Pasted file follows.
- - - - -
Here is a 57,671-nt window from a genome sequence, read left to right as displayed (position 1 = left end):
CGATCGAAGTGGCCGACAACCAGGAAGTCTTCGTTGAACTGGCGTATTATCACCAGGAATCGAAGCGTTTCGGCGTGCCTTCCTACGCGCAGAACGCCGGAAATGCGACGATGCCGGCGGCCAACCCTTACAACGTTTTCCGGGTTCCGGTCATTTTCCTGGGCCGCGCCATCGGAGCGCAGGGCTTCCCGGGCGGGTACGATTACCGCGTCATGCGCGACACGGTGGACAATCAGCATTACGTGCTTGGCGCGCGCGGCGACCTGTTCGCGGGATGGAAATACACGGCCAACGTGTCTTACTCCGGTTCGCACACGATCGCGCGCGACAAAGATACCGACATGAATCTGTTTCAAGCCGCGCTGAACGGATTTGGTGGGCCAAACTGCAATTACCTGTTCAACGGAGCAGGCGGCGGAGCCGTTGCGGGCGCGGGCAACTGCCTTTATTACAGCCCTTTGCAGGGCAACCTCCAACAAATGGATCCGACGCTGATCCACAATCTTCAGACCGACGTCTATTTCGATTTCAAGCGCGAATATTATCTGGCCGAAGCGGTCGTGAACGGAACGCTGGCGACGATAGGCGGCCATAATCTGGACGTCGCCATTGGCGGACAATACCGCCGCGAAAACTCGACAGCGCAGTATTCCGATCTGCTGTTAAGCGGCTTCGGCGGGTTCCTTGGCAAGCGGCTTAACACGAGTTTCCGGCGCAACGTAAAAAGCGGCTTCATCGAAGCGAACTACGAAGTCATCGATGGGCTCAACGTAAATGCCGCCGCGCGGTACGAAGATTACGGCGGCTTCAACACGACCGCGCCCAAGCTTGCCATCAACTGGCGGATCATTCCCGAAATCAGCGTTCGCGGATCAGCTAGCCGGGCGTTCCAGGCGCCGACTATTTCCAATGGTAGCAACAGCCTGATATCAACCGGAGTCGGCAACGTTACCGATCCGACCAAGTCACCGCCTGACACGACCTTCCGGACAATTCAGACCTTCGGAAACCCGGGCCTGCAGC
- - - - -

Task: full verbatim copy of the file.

Here is a 57,671-nt window from a genome sequence, read left to right as displayed (position 1 = left end):
CGATCGAAGTGGCCGACAACCAGGAAGTCTTCGTTGAACTGGCGTATTATCACCAGGAATCGAAGCGTTTCGGCGTGCCTTCCTACGCGCAGAACGCCGGAAATGCGACGATGCCGGCGGCCAACCCTTACAACGTTTTCCGGGTTCCGGTCATTTTCCTGGGCCGCGCCATCGGAGCGCAGGGCTTCCCGGGCGGGTACGATTACCGCGTCATGCGCGACACGGTGGACAATCAGCATTACGTGCTTGGCGCGCGCGGCGACCTGTTCGCGGGATGGAAATACACGGCCAACGTGTCTTACTCCGGTTCGCACACGATCGCGCGCGACAAAGATACCGACATGAATCTGTTTCAAGCCGCGCTGAACGGATTTGGTGGGCCAAACTGCAATTACCTGTTCAACGGAGCAGGCGGCGGAGCCGTTGCGGGCGCGGGCAACTGCCTTTATTACAGCCCTTTGCAGGGCAACCTCCAACAAATGGATCCGACGCTGATCCACAATCTTCAGACCGACGTCTATTTCGATTTCAAGCGCGAATATTATCTGGCCGAAGCGGTCGTGAACGGAACGCTGGCGACGATAGGCGGCCATAATCTGGACGTCGCCATTGGCGGACAATACCGCCGCGAAAACTCGACAGCGCAGTATTCCGATCTGCTGTTAAGCGGCTTCGGCGGGTTCCTTGGCAAGCGGCTTAACACGAGTTTCCGGCGCAACGTAAAAAGCGGCTTCATCGAAGCGAACTACGAAGTCATCGATGGGCTCAACGTAAATGCCGCCGCGCGGTACGAAGATTACGGCGGCTTCAACACGACCGCGCCCAAGCTTGCCATCAACTGGCGGATCATTCCCGAAATCAGCGTTCGCGGATCAGCTAGCCGGGCGTTCCAGGCGCCGACTATTTCCAATGGTAGCAACAGCCTGATATCAACCGGAGTCGGCAACGTTACCGATCCGACCAAGTCACCGCCTGACACGACCTTCCGGACAATTCAGACCTTCGGAAACCCGGGCCTGCAGC